For many Madridistas, the image of Cristiano Ronaldo hanging in the air, as if performing a levitation trick, dwarfing Patrice Evra and just about to send the ball crashing into the Manchester United net, will remain imprinted on their mind for many a year.
Depending on next month’s second leg result, it may well be long remembered by Manchester United fans as well.
United fans won’t be alone in dreading the aerial threat of Ronaldo and company this season, as Madrid have made it one of their principal attacking threats.
This season in La Liga more than 10 percent of Madrid’s goals have come from headers, from players as varied as Cristiano Ronaldo, Sergio Ramos, Pepe and Angel Di María. In stark contrast, Barcelona have only scored a solitary header in the entire league, through Carles Puyol.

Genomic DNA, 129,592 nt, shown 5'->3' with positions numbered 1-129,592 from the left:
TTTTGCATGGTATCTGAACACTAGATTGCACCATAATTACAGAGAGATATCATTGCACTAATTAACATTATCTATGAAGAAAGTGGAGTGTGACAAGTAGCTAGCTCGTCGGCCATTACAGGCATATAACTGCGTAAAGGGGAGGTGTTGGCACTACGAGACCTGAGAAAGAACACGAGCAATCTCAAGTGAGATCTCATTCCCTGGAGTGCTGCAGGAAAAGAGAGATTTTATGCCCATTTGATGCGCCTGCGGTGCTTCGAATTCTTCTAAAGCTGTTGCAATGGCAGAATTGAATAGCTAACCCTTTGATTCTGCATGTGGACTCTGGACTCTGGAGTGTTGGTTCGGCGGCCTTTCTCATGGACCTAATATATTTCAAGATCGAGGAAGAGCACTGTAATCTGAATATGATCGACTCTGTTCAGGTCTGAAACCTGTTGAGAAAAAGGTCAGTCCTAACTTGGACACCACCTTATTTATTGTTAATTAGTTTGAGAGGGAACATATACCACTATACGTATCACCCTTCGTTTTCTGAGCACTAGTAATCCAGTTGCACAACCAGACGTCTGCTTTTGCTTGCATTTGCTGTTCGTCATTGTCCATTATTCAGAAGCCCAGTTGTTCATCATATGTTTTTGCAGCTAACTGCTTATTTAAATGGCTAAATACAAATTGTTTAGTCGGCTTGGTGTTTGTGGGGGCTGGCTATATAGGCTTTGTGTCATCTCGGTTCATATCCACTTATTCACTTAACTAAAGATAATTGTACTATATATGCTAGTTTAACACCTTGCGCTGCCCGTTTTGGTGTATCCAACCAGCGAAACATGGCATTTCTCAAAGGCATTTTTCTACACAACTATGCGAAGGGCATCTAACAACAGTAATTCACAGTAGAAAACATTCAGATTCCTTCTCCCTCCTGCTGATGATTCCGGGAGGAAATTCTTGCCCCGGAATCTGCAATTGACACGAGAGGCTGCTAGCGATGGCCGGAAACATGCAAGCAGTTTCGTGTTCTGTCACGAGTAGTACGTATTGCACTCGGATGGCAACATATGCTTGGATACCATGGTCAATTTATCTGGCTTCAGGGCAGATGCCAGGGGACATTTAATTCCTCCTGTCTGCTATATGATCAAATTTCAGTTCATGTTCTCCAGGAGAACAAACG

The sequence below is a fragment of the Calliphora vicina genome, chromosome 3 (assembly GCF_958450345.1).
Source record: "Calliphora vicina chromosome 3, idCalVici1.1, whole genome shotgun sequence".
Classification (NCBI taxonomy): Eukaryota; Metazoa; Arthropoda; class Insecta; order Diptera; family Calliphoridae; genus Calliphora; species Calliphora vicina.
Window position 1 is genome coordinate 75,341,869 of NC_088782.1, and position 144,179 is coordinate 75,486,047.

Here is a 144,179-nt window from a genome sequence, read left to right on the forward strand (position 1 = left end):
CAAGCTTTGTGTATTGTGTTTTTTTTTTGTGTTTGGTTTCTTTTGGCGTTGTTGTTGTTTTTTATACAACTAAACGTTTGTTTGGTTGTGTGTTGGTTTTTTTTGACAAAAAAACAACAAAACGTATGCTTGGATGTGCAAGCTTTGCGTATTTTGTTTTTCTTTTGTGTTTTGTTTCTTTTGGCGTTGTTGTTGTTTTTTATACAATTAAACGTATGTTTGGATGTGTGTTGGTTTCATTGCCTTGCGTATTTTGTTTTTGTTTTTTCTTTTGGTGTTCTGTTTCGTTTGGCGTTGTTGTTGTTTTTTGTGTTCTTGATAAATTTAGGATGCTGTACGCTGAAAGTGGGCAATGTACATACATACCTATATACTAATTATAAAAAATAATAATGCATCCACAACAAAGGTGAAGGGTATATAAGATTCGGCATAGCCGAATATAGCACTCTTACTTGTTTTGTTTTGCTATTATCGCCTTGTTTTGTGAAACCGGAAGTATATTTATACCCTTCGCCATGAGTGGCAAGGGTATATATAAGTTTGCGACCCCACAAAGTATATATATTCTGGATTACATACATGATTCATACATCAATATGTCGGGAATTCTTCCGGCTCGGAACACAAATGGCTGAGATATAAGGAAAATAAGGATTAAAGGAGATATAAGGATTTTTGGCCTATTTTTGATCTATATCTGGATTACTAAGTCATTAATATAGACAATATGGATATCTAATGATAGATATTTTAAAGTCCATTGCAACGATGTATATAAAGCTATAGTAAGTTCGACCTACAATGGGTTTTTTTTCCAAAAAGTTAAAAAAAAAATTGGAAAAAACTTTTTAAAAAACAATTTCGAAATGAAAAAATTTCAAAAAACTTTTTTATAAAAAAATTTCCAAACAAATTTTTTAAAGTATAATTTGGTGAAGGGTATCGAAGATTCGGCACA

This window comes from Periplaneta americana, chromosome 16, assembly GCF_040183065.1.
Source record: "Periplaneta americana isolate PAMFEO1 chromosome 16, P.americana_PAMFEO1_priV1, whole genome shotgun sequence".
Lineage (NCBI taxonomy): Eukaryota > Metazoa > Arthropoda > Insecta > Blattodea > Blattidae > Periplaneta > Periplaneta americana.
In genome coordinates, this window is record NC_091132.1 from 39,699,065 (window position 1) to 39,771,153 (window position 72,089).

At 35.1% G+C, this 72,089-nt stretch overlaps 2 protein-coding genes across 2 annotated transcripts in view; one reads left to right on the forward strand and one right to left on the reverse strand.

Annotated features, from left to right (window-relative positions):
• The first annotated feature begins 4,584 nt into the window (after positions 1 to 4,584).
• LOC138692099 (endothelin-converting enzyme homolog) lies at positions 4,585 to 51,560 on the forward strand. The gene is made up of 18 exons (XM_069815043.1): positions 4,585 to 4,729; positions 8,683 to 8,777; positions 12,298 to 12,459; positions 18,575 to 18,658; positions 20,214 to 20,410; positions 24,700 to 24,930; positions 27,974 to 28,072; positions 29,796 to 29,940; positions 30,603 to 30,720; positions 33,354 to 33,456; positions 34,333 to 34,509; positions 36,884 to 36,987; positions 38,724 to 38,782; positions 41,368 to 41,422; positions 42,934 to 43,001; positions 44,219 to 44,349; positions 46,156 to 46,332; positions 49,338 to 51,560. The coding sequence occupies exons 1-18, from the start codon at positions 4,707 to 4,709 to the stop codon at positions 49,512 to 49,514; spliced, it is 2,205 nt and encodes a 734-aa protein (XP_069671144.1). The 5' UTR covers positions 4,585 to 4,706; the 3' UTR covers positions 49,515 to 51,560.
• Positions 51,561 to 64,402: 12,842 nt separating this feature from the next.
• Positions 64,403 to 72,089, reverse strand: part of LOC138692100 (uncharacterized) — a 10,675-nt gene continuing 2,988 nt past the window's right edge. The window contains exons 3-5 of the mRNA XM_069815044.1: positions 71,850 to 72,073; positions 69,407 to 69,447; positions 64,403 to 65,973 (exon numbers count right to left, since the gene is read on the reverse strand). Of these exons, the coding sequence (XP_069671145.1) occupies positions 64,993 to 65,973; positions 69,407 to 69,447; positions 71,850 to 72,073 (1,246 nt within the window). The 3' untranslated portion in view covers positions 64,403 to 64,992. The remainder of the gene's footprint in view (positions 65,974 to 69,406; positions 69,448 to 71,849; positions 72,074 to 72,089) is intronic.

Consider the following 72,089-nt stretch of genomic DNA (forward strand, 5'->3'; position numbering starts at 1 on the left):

Both Madrid’s squad and their style of play largely contribute to the constant aerial threat they apply to defending teams. In their last match nine out of the 10 outfield players were taller than 5'9"; for Barcelona’s last game only two of the ten outfield players were.
Add in the fact Los Blancos prioritize swift counter-attacking football to long, possession-based build ups, and it is easy to see why and how Madrid have become such a strong aerial force.